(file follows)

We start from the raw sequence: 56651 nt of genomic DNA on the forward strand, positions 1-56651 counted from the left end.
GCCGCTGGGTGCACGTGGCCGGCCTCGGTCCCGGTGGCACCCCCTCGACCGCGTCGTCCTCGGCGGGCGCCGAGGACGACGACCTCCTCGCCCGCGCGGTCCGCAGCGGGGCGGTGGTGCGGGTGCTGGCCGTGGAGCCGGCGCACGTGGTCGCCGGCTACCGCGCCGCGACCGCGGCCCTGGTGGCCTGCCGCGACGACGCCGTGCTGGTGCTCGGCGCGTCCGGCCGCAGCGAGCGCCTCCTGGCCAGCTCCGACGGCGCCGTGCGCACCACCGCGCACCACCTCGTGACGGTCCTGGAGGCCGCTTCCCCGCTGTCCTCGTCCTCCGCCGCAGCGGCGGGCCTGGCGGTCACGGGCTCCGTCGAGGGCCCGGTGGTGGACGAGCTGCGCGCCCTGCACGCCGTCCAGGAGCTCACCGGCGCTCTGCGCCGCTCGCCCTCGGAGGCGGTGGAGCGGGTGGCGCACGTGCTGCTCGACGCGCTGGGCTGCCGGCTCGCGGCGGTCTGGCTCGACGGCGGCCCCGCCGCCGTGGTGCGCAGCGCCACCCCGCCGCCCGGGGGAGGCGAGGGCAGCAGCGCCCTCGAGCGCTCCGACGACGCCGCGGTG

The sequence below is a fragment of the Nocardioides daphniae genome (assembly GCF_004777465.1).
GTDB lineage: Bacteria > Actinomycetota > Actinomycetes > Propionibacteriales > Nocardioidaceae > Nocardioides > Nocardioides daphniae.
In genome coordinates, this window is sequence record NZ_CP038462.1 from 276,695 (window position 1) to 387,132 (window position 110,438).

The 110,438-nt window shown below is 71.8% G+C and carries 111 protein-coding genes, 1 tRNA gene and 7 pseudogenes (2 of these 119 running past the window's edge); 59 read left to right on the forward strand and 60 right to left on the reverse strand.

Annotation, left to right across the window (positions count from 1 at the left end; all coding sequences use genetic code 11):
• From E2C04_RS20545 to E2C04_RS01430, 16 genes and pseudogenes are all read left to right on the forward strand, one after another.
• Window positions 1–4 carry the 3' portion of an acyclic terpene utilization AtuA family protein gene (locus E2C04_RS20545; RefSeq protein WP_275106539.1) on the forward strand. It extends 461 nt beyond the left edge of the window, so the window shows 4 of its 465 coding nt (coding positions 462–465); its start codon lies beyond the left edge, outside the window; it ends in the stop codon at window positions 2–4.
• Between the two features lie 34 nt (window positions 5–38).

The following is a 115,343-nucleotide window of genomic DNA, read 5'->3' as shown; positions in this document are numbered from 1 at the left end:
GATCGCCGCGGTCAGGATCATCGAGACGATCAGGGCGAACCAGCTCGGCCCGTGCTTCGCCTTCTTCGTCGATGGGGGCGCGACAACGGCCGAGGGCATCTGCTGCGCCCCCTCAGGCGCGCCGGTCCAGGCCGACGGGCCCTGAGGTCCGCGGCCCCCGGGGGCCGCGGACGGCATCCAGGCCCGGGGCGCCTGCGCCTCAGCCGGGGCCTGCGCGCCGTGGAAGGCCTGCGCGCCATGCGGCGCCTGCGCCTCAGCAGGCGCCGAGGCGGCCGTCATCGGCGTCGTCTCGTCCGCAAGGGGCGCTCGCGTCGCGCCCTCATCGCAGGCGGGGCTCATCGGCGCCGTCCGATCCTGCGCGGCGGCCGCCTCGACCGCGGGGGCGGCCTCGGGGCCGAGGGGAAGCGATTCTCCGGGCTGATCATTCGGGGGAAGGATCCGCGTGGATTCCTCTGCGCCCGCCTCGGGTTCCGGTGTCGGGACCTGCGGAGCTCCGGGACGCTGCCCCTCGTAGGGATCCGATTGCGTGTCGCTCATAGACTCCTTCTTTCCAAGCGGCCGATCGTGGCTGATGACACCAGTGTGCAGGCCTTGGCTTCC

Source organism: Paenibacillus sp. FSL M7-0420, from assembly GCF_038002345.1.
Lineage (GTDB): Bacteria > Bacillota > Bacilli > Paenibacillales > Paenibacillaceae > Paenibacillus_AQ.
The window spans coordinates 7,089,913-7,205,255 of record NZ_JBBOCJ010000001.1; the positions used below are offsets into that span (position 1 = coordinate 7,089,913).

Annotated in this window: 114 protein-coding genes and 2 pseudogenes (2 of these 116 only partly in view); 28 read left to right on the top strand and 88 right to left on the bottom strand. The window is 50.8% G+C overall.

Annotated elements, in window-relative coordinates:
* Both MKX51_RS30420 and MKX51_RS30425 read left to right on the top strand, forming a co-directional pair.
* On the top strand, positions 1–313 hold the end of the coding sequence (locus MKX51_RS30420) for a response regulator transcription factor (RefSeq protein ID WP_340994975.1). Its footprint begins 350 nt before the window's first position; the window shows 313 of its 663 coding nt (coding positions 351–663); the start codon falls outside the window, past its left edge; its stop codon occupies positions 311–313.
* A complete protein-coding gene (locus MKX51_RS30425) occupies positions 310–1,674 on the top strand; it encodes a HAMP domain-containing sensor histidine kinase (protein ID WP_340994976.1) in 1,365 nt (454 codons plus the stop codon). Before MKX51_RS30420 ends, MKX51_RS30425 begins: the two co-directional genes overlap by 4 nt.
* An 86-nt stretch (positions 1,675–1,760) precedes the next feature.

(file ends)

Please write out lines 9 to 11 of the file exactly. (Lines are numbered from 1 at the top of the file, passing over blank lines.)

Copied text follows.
• Window positions 1–4 carry the 3' portion of an acyclic terpene utilization AtuA family protein gene (locus E2C04_RS20545; RefSeq protein WP_275106539.1) on the forward strand. It extends 461 nt beyond the left edge of the window, so the window shows 4 of its 465 coding nt (coding positions 462–465); its start codon lies beyond the left edge, outside the window; it ends in the stop codon at window positions 2–4.
• Between the two features lie 34 nt (window positions 5–38).

The following is a 115,343-nucleotide window of genomic DNA, read 5'->3' as shown; positions in this document are numbered from 1 at the left end: